2.3. Working with Directories
It's a not-so-well-kept secret that the best approach for getting into the search engine listings is to enter through a back door by working with the two most important structured directories: the Open Directory Project (ODP) and the Yahoo! Directory .
2.3.1. Understanding Taxonomies
A directory differs from the index used by a search engine because a directory uses a structured way to categorize sites, sometimes called a taxonomy. In addition, sites are included in a particular category in the ODP and Yahoo! directories only after they have been reviewed by human editors. You can search within directories (just as you can search in a web index, such as the one compiled by Google). But it's common to use a directory, following its taxonomy by drilling down through subjects to find what you want. For example, suppose you wanted to find resources related to alternative photo processes, such as creating daguerreotypes (a nineteenth-century print technology). Using the Open Directory taxonomy, shown in Figure 2-2, you would drill down through the following categories: Arts Photography Techniques and Style Alternative Processes.
Figure 2-2. You can find "Alternative Processes" by drilling down through Arts, Photography, and Techniques and Styles
2.3.2. Getting Open Directory Project Listings
The Open Directory Project (ODP), http://dmoz.org, is the most important taxonomic directory on the Web. Formally hosted and administered by the Netscape division of AOL, the ODP is run along the lines of an open source project and is inspired by the Debian Social Contract (see http://www.debian.org/social_contract.html).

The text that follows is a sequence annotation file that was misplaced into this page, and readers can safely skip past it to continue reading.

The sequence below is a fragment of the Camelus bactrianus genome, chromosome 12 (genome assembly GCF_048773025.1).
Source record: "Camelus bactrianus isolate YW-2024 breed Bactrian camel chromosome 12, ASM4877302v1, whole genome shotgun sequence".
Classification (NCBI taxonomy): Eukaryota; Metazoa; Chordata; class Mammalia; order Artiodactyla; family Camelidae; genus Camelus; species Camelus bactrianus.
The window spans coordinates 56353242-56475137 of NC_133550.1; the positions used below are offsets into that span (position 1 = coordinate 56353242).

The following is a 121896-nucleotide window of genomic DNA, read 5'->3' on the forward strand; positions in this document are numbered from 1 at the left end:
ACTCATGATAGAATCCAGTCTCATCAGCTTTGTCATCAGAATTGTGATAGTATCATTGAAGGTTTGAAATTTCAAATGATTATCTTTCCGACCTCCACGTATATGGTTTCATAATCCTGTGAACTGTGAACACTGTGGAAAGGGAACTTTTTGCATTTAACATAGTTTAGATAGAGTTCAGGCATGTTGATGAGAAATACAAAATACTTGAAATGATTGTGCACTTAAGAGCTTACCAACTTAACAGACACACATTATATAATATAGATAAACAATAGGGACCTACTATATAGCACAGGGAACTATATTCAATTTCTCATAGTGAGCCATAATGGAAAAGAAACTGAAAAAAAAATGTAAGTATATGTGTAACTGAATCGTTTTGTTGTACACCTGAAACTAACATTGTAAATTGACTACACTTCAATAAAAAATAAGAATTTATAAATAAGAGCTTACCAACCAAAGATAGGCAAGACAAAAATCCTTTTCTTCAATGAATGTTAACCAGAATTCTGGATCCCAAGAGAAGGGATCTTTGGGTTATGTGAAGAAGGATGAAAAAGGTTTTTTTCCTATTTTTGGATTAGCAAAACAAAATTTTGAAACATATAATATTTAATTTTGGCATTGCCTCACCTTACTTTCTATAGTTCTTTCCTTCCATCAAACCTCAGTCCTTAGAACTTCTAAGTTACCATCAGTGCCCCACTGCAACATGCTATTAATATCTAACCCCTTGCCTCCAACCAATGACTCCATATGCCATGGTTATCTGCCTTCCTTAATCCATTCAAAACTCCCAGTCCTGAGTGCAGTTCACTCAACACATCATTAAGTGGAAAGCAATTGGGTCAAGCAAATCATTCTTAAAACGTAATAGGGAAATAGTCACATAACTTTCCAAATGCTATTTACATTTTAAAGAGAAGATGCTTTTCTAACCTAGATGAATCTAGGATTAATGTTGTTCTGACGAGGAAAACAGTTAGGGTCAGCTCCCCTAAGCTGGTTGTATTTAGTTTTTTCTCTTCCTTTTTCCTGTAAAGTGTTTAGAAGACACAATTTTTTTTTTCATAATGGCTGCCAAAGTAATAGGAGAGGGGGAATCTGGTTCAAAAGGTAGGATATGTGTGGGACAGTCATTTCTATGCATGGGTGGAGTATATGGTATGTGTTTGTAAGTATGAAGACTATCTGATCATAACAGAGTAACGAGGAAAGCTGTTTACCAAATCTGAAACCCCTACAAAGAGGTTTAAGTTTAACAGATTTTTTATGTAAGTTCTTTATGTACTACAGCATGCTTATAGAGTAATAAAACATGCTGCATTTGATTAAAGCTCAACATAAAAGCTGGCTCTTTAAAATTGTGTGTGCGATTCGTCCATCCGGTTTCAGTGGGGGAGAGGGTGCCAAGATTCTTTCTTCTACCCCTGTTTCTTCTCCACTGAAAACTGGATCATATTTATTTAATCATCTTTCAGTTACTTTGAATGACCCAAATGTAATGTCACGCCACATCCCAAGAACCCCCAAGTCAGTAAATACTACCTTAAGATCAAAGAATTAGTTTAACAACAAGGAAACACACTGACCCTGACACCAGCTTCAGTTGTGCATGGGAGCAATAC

The credo behind the ODP is that "humans do it better." The ODP believes that web automated search is ineffective, and getting worse, and that the small contingent of paid editors at commercial web search engine companies cannot keep up with the staggering rate of change on the Webdecaying, stagnant sites, link rot, new sites, sites intended as search spam, and so on.
The ODP is run and maintained by a vast army of volunteer editors. These editors follow internal checks and balances to preserve the integrity of the directory. See http://dmoz.org/guidelines/ for more information about the ODP review process and guidelines for site inclusion.
The ODP taxonomy (categorization system) and the sites included in the categories are freely available as data for use by anyone who wants to run his or her own search engine, as long as the terms of the ODP's free-use license are complied with (for terms of the license, in case you want to use the ODP data in a search engine of your own, see http://dmoz.org/license.html).
Google, and most of the major search engines, do use information derived from the ODP, but of course they use it in their own way. With Google in particular, information from the ODP is used to form the Google Directory , http://directory.google.com.
Most significant, inclusion within an ODP category means that your site is very likely to be included within the Google web index (as well as the Google Directory and in other major web indices).